Guest Column

Sights set on PPAs to Chilean end-users

Bnamericas Published: Wednesday, October 26, 2022
Sights set on PPAs to Chilean end-users

By Juan Pablo Tapia Rojas, Senior Energy Advisor, Broker & Trader Energy Chile.

In Chile, from 2016, the PPA (power-purchase agreement) market, and particularly with regard to non-regulated customers, has been generating solid interest that has involved two relevant changes in the composition of electricity demand (in terms of both regulated and non-regulated customers).

Firstly, electricity regulations allow customers who comply with aspects established in the General Law of Electric Services (Art. 147 bis) to migrate from regulated to non-regulated rates and, thus, be able to access more competitive prices, the consequence of low energy prices awarded and offered by generators (suppliers) in the supply tenders held during 2016-21, whose average prices fluctuated between US$47.5/MWh (Auction 2015/01: 11,300GWh/y), US$32.5/MWh (Auction 2017/01: 2,000GWh/y) and US$27.4 USD/MWh (Auction 2021/01: 2,200GWh/y), where, in all of them, 100% of the electricity tendered was awarded.

In 2022 (Auction 2022/01), the electricity market recorded an average price of US$37.72/MWh, which represents an increase of 37.7% compared with Auction 2021/01 and 16.1% compared with Auction 2017/01. Only 16.4% of the total energy on offer (5,250 GWh/year) was awarded. The causes are mainly attributed to the fact that the reserve price (ceiling price) was well below the prices offered by the 15 bidders, who apparently consider relevant variables such as projection of scenarios with dry hydrology (P95), congestion in the national transmission system, high fossil fuel prices (coal, natural gas and diesel), and high systemic costs mainly linked to the provision of complementary services and technical minimum cost overruns, of which these and others cannot be transferred to regulated demand.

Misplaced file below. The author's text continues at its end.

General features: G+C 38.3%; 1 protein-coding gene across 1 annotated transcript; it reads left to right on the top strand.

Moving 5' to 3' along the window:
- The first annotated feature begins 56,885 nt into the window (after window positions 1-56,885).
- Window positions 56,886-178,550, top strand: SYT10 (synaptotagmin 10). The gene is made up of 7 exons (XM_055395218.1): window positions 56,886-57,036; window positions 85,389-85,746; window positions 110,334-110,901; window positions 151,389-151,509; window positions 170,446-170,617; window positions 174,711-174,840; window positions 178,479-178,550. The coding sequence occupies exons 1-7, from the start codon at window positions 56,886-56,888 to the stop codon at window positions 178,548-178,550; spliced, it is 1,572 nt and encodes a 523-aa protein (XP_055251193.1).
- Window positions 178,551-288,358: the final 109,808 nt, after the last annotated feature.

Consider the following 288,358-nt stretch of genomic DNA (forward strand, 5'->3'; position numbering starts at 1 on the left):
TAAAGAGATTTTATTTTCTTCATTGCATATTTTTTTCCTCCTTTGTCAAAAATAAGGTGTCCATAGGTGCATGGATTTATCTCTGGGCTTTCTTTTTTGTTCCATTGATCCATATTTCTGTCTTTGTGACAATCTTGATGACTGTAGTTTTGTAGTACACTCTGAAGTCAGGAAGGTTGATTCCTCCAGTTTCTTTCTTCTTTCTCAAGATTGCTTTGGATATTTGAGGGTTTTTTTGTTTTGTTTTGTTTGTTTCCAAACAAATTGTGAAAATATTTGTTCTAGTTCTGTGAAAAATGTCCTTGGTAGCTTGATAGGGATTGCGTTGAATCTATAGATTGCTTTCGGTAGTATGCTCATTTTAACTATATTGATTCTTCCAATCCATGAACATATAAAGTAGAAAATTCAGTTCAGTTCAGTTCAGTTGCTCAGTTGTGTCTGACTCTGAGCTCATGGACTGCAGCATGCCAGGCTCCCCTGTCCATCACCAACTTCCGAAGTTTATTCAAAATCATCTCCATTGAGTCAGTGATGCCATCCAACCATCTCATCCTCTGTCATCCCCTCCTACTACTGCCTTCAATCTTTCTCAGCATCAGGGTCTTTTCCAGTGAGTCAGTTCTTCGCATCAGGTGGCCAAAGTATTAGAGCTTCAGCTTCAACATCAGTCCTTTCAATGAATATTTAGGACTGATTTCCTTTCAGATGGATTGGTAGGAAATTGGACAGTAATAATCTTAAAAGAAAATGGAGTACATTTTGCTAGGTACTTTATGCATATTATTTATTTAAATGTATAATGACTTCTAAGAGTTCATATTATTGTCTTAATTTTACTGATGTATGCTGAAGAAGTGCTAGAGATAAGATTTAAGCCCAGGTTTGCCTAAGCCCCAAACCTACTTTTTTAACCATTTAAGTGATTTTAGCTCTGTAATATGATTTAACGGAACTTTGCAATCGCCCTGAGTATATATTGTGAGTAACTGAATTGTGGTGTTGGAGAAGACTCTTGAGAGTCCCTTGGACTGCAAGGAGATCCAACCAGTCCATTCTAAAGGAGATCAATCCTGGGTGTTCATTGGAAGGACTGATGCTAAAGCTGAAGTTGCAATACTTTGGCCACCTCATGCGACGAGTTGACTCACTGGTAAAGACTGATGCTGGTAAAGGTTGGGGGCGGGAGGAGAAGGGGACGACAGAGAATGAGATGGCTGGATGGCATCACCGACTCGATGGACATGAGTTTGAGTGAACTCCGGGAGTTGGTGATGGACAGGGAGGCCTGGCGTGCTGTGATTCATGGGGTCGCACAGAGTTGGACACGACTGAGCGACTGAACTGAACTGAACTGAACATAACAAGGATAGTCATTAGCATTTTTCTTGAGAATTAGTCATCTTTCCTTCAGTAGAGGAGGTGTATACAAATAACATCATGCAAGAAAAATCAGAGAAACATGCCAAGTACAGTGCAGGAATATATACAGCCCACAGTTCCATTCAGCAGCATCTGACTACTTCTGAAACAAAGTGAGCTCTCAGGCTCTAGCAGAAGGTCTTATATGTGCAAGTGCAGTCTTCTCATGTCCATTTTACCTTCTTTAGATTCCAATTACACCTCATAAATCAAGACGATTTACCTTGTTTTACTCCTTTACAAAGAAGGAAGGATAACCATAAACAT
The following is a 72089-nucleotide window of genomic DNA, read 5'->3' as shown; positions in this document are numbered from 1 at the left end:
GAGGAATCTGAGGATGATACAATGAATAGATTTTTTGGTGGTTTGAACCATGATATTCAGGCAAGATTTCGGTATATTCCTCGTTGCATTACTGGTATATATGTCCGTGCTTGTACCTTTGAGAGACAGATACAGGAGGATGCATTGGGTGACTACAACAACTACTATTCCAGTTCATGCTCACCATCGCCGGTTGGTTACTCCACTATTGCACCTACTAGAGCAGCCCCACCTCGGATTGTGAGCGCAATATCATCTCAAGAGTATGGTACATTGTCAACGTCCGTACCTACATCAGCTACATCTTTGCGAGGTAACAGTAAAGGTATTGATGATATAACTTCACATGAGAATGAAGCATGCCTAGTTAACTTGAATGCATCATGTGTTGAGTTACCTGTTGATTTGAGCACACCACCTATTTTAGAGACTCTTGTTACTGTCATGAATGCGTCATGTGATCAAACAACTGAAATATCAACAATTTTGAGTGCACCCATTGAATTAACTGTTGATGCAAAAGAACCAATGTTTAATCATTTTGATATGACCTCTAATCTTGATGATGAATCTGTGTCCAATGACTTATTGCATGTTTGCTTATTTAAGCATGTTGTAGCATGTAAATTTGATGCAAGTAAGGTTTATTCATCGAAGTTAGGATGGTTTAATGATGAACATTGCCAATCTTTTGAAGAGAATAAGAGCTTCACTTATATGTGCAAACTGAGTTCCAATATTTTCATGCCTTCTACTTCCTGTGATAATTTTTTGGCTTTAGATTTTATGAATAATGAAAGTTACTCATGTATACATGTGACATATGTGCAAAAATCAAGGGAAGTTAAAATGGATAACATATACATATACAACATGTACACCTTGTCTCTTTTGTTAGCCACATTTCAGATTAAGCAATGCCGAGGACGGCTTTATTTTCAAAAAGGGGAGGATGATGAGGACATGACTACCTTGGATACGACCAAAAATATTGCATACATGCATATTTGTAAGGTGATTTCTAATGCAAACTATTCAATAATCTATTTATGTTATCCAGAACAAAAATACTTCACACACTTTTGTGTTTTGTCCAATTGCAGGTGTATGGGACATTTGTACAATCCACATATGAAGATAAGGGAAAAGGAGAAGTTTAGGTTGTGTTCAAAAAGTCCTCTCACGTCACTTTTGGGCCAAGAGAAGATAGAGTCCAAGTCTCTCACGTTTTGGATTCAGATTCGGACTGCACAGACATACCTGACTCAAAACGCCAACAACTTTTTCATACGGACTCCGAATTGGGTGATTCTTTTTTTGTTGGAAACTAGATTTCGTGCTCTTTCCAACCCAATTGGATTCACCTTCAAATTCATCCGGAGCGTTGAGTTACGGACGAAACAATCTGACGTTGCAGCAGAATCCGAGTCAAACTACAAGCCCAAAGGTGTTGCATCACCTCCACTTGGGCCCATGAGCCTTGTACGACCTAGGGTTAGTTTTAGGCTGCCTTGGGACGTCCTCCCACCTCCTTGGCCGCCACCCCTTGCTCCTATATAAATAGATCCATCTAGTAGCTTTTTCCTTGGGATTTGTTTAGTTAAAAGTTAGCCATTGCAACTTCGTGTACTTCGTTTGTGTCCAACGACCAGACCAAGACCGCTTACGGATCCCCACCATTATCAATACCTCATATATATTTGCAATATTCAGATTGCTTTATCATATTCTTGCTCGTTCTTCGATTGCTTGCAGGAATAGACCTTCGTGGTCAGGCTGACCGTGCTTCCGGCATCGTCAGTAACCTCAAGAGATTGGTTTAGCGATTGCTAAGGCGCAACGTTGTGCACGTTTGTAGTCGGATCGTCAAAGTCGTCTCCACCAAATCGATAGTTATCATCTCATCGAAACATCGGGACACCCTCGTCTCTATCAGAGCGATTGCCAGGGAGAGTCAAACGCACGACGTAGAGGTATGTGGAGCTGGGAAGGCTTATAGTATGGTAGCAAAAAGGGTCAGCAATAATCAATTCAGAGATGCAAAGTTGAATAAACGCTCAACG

On October 17, the National Energy Commission (CNE) outlined what the next tenders could be for supply to clients subject to regulated prices. In 2023, energy blocks of 1,700GWh/y and 3,500 GWh/y, whose start of supply will correspond to the years 2027 and 2028, respectively, will have to be auctioned.

There is no doubt that all eyes will be on this new tender process led by the CNE, in terms of award success and the expected average price of energy that will form part of the weighted price that will be passed on to regulated customers, by virtue of the entry into force of these contracts.

On the other hand, it should be noted that the most common terms for PPAs signed by non-regulated customers whose connected power fluctuates between 500kW and 5,000kW are quite limited, from four to six years. Consequently, during the current year and at least until 2024, it is estimated that the trend of supply contract offers by generators and power traders will incorporate the risks that have been emerging mainly during the years 2021 and 2022 (to September), where it has been seen that they are not isolated or one-off events, but are rather due to multiple factors or externalities, both national and international. To all the above you can add higher costs of developing renewable generation technologies that are projected in our energy matrix in the medium to long term.

In conclusion, all these factors could involve relevant changes in the electricity supply strategy, such as, for example, a) offer prices differentiated by hourly supply block (like tenders for regulated customers), b) flat energy prices compared with prices awarded in non-regulated customer tenders in 2020-21, provided that there is an interest on the part of the generation companies (voluntary market); otherwise, there is a high probability that free customers will once again constitute part of regulated demand.

DISCLAIMER: This content is the sole responsibility of the author and does not necessarily reflect the opinion of BNamericas. We invite those interested in participating as a guest columnist to submit an article for possible inclusion. To do this, contact the editor at 

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